Then we have to add our two new models as well:

#
# Inside lib/assets/javascripts/spree-ember-example/models/image.js.coffee
#
SpreeEmberExample.Image = DS.Model.extend
  productUrl: DS.attr('string')
  alt: DS.attr('string')

#
# Inside lib/assets/javascripts/spree-ember-example/models/variant.js.coffee
#
SpreeEmberExample.Variant = DS.Model.extend
  images: DS.hasMany('image')

#
# Inside lib/assets/javascripts/spree-ember-example/models/product.js.coffee
#
SpreeEmberExample.Product = DS.Model.extend
  name: DS.attr('string')
  description: DS.attr('string')
  price: DS.attr('number')
  variants: DS.hasMany('variant')

  images: (->
    @get('variants.firstObject.images')
  ).property('variants.firstObject.images')

  mainImage: (->
    @get('images.firstObject')
  ).property('images.firstObject')

To make the Product model easier to use we also added the images and mainImage methods which we can use to retrieve images from the product. We now need to display the images inside our templates; we’ll also add some some Skeleton (Spree’s grid system of choice) classes to style it out.

{{! Inside lib/assets/javascripts/spree-ember-example/templates/products.hbs }}
<aside id="sidebar" class="columns five">
  <div id="products">
    <h2>Products</h2>

    <ul>
      {{#each product in controller}}
        <li class="clearfix">
          <img {{bind-attr src="product.mainImage.productUrl" alt="product.mainImage.alt" class=":one :column :alpha"}}>
          {{ product.name }}
        </li>
      {{/each}}
    </ul>
  </div>
</aside>

We now have a pretty list of products! Take a look:

A decent list of products

The list will get boring as soon as you look at it, we’ll need to add some interactivity to make it better.

Render the product details

To add the products details, as usual, we have to change our routes file first:

#
# Inside lib/assets/javascripts/spree-ember-example/router.js.coffee
#
SpreeEmberExample.Router.map ->
  @resource 'products', ->
    @resource 'product', { path: ':product_id' }

Then we’ll to change the products template to add links and, since we need to render a nested resource, an additional {{ outlet }} directive:

{{! Inside lib/assets/javascripts/spree-ember-example/templates/products.hbs }}
<aside id="sidebar" class="columns five">
  <div id="products">
    <h2>Products</h2>

    <ul>
      {{#each product in controller}}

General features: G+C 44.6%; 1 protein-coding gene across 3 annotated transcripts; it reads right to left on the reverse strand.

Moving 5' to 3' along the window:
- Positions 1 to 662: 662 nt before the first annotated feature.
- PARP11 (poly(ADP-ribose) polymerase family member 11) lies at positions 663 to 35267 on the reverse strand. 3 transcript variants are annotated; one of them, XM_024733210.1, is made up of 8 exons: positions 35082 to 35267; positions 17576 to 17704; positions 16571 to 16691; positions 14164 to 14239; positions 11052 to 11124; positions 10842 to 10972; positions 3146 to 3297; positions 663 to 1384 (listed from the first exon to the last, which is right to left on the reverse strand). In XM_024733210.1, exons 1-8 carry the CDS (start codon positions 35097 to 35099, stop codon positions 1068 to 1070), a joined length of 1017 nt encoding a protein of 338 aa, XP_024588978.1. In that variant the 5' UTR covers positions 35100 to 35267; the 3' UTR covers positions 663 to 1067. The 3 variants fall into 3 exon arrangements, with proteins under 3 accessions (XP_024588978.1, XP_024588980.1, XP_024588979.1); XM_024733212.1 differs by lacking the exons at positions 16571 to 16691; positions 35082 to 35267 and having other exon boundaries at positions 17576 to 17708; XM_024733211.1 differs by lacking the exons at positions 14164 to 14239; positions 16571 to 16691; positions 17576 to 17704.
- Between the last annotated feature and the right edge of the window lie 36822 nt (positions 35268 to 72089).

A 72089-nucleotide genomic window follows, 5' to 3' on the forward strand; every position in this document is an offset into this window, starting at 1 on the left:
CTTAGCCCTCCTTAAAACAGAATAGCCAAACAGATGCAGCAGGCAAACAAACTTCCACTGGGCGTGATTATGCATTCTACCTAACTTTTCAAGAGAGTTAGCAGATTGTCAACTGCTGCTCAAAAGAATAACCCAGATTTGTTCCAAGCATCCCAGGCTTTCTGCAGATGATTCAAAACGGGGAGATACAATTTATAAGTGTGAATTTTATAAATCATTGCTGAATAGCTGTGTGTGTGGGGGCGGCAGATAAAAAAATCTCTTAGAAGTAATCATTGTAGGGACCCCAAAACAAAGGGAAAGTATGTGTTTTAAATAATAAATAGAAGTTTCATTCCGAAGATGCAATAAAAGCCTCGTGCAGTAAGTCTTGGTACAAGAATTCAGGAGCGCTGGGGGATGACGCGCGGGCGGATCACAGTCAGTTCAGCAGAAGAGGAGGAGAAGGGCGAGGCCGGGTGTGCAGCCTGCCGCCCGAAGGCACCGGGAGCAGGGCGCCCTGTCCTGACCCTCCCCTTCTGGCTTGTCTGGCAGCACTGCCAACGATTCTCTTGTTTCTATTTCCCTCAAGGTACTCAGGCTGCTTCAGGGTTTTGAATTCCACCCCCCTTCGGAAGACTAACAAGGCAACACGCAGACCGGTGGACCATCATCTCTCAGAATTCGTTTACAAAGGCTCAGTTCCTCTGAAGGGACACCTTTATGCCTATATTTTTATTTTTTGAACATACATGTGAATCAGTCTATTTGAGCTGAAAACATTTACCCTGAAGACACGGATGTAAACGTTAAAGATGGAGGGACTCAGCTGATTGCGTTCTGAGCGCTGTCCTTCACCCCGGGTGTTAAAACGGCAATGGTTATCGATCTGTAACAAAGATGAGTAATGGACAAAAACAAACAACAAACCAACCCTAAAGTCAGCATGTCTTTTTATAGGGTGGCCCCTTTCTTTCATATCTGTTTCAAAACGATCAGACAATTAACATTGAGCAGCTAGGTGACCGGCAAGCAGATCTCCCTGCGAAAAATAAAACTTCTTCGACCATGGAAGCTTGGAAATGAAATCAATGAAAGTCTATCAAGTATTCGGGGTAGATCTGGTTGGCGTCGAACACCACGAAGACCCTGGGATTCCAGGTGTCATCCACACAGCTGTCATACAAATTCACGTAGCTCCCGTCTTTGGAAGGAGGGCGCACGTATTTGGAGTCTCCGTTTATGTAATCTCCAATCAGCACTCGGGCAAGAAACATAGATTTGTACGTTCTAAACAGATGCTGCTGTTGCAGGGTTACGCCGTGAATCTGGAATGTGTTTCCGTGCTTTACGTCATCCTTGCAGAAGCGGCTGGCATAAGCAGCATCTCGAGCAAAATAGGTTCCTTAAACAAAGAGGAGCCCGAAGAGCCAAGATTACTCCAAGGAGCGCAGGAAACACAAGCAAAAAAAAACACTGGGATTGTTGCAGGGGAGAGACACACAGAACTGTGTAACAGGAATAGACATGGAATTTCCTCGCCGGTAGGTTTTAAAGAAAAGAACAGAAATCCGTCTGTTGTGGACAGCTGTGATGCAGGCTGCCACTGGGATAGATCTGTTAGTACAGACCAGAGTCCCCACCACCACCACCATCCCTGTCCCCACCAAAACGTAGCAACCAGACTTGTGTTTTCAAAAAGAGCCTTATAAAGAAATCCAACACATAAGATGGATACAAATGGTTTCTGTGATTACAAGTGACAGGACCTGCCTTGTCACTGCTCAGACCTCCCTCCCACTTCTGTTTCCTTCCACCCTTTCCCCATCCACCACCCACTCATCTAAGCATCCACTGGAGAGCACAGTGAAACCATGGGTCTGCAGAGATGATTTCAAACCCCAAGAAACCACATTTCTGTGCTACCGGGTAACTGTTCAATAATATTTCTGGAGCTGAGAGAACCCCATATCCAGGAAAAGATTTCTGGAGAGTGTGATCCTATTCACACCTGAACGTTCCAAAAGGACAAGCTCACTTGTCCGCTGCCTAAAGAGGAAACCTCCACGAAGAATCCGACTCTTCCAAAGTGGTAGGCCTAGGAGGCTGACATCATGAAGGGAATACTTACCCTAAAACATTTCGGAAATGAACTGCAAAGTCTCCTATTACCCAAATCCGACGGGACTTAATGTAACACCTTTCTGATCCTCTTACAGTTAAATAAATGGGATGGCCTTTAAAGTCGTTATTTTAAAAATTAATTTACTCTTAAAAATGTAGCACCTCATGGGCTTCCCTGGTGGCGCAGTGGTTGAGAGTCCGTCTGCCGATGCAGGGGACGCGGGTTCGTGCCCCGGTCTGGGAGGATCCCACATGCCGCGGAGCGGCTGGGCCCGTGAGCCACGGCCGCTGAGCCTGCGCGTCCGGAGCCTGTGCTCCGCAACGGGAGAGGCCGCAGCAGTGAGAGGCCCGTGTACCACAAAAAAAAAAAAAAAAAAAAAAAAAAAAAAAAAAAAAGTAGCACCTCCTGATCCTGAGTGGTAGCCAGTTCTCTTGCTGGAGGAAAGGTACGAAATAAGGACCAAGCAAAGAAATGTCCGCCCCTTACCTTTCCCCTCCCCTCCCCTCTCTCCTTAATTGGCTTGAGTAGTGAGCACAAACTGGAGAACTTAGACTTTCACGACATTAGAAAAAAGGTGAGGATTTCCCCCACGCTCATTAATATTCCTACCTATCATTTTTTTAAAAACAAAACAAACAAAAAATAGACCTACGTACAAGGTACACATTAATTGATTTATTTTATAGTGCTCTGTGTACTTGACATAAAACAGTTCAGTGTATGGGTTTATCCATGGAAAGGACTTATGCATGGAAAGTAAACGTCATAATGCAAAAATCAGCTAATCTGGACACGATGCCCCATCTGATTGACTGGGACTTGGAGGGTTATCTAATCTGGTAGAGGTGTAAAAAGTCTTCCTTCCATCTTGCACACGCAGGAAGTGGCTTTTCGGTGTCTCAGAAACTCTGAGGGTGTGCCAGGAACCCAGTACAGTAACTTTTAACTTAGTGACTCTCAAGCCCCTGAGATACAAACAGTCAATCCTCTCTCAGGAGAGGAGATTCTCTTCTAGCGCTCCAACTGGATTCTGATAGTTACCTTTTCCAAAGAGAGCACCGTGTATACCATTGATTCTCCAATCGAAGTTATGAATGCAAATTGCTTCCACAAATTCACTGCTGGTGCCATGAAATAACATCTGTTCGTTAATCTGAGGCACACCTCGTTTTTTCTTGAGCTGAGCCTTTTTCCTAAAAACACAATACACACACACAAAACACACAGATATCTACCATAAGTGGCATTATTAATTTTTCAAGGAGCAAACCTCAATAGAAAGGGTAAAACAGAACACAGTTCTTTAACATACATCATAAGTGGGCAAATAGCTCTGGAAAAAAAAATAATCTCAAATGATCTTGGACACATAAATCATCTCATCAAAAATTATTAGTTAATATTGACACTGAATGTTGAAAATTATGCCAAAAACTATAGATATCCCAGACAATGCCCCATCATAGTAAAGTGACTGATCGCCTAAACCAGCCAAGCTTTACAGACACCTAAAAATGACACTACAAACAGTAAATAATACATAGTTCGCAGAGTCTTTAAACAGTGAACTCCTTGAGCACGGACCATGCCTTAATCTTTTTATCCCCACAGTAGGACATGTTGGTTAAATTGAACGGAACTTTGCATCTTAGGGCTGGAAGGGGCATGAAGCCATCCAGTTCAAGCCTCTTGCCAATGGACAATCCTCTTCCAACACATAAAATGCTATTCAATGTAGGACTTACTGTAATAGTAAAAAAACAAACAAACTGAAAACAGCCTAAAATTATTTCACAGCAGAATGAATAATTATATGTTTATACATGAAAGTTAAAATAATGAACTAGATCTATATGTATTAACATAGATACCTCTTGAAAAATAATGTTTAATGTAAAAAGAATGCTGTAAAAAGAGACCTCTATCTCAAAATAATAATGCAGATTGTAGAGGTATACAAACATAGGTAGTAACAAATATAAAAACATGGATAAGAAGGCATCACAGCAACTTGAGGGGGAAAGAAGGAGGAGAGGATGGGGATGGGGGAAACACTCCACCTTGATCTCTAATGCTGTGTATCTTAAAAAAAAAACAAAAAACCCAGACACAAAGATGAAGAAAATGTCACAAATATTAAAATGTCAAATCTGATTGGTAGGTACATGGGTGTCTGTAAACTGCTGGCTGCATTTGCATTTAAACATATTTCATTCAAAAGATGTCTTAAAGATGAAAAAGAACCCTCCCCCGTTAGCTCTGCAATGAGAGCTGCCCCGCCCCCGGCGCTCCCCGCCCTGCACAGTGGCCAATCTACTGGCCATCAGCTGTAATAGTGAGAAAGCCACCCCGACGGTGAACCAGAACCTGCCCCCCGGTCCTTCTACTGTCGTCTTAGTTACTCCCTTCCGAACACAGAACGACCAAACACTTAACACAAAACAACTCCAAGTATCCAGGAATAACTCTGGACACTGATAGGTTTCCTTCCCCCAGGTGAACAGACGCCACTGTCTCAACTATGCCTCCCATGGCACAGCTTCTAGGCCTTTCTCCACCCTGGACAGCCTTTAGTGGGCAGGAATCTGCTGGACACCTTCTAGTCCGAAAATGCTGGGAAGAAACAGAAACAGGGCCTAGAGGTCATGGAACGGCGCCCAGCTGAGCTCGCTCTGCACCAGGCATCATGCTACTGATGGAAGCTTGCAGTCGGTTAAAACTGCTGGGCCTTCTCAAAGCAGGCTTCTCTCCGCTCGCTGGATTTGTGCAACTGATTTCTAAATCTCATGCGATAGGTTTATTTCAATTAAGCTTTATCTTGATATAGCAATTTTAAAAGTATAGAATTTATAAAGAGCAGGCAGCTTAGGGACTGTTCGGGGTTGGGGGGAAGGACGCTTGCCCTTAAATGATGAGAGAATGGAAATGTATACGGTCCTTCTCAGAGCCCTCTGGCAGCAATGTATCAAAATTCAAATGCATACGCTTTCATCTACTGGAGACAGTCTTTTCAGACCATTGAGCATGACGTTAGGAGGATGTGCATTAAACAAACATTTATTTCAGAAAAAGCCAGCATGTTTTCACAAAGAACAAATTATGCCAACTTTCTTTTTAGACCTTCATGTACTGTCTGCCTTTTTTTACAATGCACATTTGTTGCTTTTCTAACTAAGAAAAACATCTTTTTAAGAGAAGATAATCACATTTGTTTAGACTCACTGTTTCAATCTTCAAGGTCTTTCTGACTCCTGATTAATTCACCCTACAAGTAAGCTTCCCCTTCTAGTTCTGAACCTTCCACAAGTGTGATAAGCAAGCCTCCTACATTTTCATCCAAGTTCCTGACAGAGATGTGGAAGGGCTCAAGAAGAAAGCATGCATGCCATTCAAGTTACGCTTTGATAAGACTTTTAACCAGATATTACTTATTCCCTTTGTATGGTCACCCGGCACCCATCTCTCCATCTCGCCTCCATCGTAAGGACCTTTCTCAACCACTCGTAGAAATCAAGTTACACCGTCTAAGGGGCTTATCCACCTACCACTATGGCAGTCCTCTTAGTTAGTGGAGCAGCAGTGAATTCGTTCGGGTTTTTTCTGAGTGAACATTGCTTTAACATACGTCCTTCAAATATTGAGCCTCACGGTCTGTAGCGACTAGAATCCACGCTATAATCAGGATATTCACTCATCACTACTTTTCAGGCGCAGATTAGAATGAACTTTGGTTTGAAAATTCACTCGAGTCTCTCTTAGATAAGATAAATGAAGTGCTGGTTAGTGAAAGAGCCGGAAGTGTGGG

<li class="clearfix">
          {{#link-to "product" product classNames="button columns five"}}
            <img {{bind-attr src="product.mainImage.productUrl" alt="product.mainImage.alt" class=":one :column :alpha"}}>
            {{ product.name }}
          {{/link-to}}
        </li>
      {{/each}}
    </ul>
  </div>
</aside>

<div id="content" class="columns eleven">
  {{ outlet }}
</div>

Now we should have a properly working products list; if you visit /ember-shop#/products click around, you should see the URL changing, effectively adding the product’s id to the path. That said, we’re still missing the product template so nothing is shown; let’s fix it:

{{! Inside lib/assets/javascripts/spree-ember-example/templates/product.hbs }}
<div class="product">
  <h3>{{name}} ${{price}}</h3>

  <p>
    {{description}}<br/>

    <p>
    {{#each image in this.images}}
      <img {{bind-attr src="image.productUrl" alt="image.alt"}}>
    {{/each}}
  </p>
</div>

We should be able to click around and see the products details in the main section of the page. Since we also cycle on the products images, we should see every image for each product so, for example, we should have t-shirts with front and back images.

Now this is a little more interesting, take a look:

Product list with product details

Now let’s add a finishing touch! You might have noticed that if you visit /ember-shop#/products, you get an ugly empty page which might be a little frightening and counter-intuitive. We can fix it by adding the proper index template:

{{! Inside lib/assets/javascripts/spree-ember-example/templates/products/index.hbs }}
<h2>Please select a product!</h2>

That will make sure we have a placeholder that informs users:

The finishing touch, product details placeholder

Seems like we’re done! We’ll stop here but feel free to go on and play around. Try adding more resources/interactions, you’ll find it’s actually quite easy.

Going further

If you like what you’ve seen and opt for Ember as the weapon of choice, you might encounter some more rough edges when you’re working with Spree. Here are a couple of hints about what has made our life easier while developing with Spree and Ember:

  • always compare Spree’s API with ActiveModel::Serializers’s documentation. If you want to know what Ember Data will consume happily in terms of API, ActiveModel::Serializers will tell you;
  • you could be tempted to write your own API using ActiveModel::Serializers, DON’T. Spree’s API is not just a bunch of JSON data, it’s much more; it manages authentication and authorization, it has many useful helpers and it has a sweet test suite you can use to test your own additional changes. If you don’t believe it, browse through the source and look at how many wheels you’d need to reinvent;
  • the above warning only counts if you’re actually building a store application. If your application is something completely different (and you just need few of the endpoints of the Spree API) consider using ActiveModel::Serializers from the start;
  • if you need to override some of the API’s behavior, take note of the api_helpers.rb file. This file defines, for each resource, what attributes are included in the JSON payload. Before doing a complete RABL view override, try decorating this file, it will make your code cleaner and you’ll be changing just what you need instead of the whole view;
  • even if you’re just starting out with javascript, don’t be afraid to browse through Ember’s and Ember Data’s source code. Since Ember is changing so fast most times hours spent looking through stackoverflow’s outdated posts equal to minutes when reading Ember’s well written source code.